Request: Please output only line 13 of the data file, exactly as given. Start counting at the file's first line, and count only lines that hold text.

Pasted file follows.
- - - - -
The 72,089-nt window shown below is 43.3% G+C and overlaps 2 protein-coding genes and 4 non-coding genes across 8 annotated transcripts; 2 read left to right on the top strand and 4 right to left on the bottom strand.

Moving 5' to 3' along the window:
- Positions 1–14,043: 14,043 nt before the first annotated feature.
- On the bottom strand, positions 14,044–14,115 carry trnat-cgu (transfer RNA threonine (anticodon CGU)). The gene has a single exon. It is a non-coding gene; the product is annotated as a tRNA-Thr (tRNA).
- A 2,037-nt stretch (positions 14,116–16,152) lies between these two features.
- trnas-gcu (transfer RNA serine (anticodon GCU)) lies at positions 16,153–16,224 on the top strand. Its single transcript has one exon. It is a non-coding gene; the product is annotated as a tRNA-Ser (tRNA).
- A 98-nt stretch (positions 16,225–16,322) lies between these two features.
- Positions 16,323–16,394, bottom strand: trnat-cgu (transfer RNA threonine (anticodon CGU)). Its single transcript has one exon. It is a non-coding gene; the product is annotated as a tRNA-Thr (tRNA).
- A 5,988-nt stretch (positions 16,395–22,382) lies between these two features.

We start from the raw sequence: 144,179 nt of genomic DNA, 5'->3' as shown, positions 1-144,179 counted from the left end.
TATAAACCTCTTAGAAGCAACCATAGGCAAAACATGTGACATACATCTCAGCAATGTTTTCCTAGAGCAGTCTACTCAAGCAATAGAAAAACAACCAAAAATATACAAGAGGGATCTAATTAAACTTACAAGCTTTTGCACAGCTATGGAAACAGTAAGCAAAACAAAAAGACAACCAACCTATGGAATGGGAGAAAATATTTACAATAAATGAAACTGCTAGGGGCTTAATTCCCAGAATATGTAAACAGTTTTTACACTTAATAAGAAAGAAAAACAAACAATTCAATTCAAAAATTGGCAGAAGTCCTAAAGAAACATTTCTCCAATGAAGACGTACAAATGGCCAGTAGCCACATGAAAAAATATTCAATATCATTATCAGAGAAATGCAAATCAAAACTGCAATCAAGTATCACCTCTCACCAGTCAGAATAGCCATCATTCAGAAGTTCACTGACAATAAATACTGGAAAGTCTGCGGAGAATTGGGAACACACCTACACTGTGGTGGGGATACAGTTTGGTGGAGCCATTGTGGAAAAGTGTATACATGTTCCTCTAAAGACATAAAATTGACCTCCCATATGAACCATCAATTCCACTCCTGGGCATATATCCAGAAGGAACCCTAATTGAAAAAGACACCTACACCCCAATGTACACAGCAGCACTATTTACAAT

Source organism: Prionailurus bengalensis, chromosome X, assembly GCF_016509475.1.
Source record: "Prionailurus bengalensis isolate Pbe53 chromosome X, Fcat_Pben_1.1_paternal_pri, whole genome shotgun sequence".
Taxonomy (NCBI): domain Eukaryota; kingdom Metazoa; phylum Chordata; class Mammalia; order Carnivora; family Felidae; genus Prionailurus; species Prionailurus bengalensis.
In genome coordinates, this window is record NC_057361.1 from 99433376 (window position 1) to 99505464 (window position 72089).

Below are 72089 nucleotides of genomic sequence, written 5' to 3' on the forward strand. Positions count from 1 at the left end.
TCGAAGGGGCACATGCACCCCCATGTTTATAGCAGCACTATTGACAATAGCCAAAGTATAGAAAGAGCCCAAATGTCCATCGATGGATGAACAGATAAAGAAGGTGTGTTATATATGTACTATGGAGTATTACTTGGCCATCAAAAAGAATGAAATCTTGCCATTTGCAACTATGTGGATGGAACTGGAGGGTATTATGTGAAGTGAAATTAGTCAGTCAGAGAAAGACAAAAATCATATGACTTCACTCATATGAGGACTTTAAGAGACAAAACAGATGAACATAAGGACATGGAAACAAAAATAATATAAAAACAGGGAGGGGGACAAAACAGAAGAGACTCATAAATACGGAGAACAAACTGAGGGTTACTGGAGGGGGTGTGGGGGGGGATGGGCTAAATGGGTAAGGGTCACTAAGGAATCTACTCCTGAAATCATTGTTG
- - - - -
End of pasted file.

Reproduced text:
Source record: "Prionailurus bengalensis isolate Pbe53 chromosome X, Fcat_Pben_1.1_paternal_pri, whole genome shotgun sequence".